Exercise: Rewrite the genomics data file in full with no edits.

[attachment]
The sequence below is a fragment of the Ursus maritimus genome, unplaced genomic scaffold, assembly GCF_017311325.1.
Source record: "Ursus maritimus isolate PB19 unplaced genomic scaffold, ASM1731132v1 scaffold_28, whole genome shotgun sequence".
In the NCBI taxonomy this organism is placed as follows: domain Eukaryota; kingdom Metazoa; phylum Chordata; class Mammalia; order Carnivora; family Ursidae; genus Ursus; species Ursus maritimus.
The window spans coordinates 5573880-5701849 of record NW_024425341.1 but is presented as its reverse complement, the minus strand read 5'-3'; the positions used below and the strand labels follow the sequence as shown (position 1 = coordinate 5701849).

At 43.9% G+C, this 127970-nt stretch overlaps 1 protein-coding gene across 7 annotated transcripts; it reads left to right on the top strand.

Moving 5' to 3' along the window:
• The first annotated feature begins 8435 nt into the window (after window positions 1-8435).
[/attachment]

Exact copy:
The sequence below is a fragment of the Ursus maritimus genome, unplaced genomic scaffold, assembly GCF_017311325.1.
Source record: "Ursus maritimus isolate PB19 unplaced genomic scaffold, ASM1731132v1 scaffold_28, whole genome shotgun sequence".
In the NCBI taxonomy this organism is placed as follows: domain Eukaryota; kingdom Metazoa; phylum Chordata; class Mammalia; order Carnivora; family Ursidae; genus Ursus; species Ursus maritimus.
The window spans coordinates 5573880-5701849 of record NW_024425341.1 but is presented as its reverse complement, the minus strand read 5'-3'; the positions used below and the strand labels follow the sequence as shown (position 1 = coordinate 5701849).

At 43.9% G+C, this 127970-nt stretch overlaps 1 protein-coding gene across 7 annotated transcripts; it reads left to right on the top strand.

Moving 5' to 3' along the window:
• The first annotated feature begins 8435 nt into the window (after window positions 1-8435).